By John Glenday
If you must carry fire, carry it in
your heart – somewhere sheltered but hidden,
polished by hands that once loved it.
The lining may be scorched and blackened
but only you must ever know this.
That easy hush you sometimes hear at night
as the darkness stirs in you, is not
the accustomed ache of blood, but a flame
shivering against the wind –
a meagre flame seeded long before you were born
which you have always known must be kept
burning forever, and offered to no one.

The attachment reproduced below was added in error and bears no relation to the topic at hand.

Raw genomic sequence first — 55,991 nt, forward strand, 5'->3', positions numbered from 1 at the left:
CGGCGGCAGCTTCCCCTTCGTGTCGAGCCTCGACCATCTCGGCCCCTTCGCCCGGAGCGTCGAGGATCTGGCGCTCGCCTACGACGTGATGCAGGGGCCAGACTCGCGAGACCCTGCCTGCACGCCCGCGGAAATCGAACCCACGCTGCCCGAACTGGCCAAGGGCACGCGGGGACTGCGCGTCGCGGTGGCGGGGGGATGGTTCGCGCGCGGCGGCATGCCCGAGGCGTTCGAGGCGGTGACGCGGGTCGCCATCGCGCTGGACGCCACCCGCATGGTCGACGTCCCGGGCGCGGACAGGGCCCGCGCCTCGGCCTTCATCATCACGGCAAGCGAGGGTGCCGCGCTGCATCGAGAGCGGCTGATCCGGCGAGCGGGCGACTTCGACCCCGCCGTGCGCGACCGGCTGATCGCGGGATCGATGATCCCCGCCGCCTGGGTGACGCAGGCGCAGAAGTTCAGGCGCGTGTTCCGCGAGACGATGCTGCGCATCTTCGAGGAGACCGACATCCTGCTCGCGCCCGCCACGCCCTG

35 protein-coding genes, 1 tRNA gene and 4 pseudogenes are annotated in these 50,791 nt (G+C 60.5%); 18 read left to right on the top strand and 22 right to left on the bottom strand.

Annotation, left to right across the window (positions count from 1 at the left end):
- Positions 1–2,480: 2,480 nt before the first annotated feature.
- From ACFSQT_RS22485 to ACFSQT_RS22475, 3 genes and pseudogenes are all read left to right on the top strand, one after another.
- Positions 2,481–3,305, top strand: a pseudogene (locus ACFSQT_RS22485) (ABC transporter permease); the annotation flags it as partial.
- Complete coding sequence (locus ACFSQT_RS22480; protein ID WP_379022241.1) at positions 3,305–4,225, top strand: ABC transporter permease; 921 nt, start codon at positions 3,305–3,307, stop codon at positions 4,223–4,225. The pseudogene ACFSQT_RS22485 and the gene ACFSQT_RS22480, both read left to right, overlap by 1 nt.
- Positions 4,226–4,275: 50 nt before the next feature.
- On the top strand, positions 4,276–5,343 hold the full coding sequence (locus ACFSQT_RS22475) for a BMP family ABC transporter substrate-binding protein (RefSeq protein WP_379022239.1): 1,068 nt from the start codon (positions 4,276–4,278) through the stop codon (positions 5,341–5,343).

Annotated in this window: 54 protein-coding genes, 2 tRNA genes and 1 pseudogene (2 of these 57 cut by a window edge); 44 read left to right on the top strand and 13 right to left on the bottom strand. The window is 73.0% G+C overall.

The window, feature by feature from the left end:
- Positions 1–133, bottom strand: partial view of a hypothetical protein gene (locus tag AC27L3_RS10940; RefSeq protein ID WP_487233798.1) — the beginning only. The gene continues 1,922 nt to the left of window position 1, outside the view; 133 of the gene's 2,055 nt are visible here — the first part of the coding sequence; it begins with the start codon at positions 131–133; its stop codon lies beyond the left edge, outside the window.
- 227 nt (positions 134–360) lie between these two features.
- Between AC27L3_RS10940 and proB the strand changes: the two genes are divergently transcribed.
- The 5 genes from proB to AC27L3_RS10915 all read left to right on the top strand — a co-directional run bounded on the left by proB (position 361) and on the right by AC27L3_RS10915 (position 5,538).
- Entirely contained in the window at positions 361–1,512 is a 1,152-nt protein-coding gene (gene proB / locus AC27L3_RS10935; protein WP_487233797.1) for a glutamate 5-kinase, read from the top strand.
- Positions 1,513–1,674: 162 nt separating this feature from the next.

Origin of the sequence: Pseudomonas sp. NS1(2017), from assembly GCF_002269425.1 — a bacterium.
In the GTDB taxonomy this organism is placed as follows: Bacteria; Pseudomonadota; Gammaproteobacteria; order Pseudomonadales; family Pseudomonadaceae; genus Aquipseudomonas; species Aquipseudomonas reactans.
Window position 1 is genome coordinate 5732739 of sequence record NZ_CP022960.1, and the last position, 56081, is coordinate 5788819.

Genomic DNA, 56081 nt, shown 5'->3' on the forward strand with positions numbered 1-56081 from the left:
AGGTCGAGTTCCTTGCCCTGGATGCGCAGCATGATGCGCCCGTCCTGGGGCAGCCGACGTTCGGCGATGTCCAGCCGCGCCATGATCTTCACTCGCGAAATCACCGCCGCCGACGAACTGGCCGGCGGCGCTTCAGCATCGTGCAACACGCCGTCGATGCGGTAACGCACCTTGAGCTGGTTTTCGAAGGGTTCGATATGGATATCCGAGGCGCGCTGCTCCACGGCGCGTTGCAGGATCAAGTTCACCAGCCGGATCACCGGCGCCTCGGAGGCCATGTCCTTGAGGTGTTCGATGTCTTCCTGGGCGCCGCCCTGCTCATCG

From John Glenday's The Golden Mean, winner of the Roehampton Poetry Prize 2016.
The prize is given annually for the best poetry collection of the year written by a poet of any nationality living in the UK and is judged exclusively by poets. This year’s judges were Mimi Khalvati, Ruth Padel and Professor David Harsent, Chair of the Roehampton Poetry Centre. Professor Harsent said:
'The poems in John Glenday’s collection have a sharp immediacy allied to a tense, lyric line. His spiritual response to a closely-observed world is given a hardness of image and a stringent music that endows these often troubling poems with real edge.'
Read 'Primroses' from The Golden Mean
Join our Picador Friday poem email and we'll send a hand-picked poem straight to your inbox each week.